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If you have any interest in the history of astronomy you should be following The Renaissance Mathematicus blog and this post, The last great naked eye astronomer, is a perfect example of why. This is a post about Johannes Hevelius who has to be one of the most famous unheard of astronomers ever.

That doesn’t make sense I know. There are a lot of people who haven’t heard of Hevelius, but if you have heard of Hevelius, then the idea that people haven’t heard of him seems nonsense because his work is everywhere in astronomy.

Scutum constellation in the Uranographia

Scutum in the Uranographia by Hevelius. Source: Wikipedia.

Everyone’s happy that most constellations are ancient, but what is less well-known is that not every star was in a constellation. There were gaps between constellations filled with faint and boring stars. These were called αμορφοι amorphoi or unformed stars by the Greeks. This is no good if you want to do science, because things like comets don’t stick to the interesting parts of the sky. That’s why mapping was so important in the Renaissance. In the case of Hevelius, his maps were so useful that he formed seven constellations that stay with us to this day.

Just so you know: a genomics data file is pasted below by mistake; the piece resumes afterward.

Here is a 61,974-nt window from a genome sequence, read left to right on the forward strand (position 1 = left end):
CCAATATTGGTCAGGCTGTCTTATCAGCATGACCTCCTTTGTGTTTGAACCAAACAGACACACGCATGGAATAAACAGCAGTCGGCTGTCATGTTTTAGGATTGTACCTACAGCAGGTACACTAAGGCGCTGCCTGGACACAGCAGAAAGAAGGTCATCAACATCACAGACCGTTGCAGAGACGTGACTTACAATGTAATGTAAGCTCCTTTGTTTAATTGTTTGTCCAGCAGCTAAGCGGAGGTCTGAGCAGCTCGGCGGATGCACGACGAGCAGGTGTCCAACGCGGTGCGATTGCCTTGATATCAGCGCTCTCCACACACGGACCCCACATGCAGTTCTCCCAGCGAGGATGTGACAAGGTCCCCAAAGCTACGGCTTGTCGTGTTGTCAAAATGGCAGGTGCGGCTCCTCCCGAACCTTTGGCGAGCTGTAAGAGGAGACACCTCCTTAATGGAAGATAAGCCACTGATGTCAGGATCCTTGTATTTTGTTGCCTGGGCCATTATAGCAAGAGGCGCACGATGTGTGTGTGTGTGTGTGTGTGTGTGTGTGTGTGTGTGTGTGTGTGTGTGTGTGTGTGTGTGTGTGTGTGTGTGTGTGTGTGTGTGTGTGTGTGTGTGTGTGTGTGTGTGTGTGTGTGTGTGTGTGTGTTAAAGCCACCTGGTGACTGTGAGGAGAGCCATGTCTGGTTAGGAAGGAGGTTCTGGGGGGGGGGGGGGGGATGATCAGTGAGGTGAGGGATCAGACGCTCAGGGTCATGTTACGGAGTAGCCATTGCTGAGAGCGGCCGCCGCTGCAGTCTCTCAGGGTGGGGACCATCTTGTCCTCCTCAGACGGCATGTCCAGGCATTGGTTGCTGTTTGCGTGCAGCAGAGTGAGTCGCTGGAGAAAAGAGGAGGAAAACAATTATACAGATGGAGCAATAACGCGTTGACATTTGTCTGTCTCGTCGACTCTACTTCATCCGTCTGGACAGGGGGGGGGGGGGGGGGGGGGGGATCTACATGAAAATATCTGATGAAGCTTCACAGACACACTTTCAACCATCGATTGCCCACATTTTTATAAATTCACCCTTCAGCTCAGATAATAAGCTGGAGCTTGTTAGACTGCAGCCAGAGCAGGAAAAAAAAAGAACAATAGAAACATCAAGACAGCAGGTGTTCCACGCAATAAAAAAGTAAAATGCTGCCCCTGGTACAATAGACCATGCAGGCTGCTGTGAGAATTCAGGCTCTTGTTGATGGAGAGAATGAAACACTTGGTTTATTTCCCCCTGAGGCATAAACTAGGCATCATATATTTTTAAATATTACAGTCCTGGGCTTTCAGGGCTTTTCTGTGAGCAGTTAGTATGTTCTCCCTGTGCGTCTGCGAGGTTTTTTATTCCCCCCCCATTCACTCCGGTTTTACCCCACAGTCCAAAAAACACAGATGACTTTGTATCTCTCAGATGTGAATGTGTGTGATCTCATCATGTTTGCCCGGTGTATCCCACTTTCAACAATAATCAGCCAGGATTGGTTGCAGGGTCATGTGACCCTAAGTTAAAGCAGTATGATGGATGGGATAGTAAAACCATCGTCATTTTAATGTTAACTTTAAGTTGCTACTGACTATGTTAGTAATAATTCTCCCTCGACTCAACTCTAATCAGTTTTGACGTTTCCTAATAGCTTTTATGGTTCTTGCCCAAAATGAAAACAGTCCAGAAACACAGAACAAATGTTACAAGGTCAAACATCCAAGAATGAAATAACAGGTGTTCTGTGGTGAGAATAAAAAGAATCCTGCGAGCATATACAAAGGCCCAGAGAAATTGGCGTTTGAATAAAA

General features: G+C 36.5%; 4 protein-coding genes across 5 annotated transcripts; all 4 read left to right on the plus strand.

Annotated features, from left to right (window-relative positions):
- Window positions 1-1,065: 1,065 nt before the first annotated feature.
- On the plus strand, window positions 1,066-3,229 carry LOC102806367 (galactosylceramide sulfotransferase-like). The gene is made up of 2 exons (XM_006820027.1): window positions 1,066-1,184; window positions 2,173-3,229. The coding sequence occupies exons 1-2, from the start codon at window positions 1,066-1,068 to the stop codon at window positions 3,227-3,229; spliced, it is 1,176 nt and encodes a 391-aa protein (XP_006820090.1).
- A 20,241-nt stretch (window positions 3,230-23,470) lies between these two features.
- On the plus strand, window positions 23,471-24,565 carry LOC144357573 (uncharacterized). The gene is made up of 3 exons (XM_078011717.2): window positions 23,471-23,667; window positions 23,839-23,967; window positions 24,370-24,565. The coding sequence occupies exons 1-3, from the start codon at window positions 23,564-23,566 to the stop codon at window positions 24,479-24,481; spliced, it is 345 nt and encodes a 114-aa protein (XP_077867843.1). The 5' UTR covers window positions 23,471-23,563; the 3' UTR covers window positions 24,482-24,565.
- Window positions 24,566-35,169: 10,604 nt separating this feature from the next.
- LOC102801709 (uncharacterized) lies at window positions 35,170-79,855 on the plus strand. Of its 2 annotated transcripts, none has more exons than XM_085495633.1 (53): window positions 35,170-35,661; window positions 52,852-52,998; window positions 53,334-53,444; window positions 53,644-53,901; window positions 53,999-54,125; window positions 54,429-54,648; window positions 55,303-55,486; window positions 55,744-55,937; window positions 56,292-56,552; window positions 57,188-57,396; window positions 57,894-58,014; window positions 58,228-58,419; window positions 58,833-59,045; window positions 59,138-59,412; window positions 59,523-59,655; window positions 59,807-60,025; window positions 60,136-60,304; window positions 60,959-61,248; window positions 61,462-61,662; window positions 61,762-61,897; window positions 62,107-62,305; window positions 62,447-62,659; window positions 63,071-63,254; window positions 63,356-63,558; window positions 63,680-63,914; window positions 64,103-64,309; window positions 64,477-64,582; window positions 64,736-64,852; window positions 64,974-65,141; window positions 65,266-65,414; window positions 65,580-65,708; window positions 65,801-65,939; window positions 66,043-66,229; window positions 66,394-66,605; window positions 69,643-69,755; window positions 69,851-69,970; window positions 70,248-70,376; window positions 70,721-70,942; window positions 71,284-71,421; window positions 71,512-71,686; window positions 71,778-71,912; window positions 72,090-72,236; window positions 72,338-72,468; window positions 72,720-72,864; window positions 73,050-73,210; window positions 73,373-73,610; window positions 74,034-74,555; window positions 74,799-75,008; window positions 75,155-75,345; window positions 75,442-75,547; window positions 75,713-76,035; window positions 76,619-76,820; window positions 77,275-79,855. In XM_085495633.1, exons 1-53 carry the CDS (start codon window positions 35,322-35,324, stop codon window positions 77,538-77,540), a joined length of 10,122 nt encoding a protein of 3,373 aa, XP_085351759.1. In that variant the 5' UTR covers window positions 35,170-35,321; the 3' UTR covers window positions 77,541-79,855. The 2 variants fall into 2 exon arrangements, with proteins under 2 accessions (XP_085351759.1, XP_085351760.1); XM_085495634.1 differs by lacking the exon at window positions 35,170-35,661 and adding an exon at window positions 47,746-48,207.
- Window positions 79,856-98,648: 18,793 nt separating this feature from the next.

I’ll admit constellations like Lacerta or Vulpecula aren’t famous constellations, but he was working with the haps between constellations. The fact that his charts were made of constellations visible in Europe shows he was working in a highly competitive space.

It’s easy to take this kind of work for granted. The output can be seen as an uncontested fact, but Thony’s post put’s Hevelius’s work into the context of its time including the often intense scientific rivalry between astronomer defending personal and national status.

The also shows that while with hindsight it seems obvious that telescopes would bring more accurate measurements, at any given time in history it’s not always obvious that new technology is The Next Big Thing, it could be a distraction or Expensive Dead End.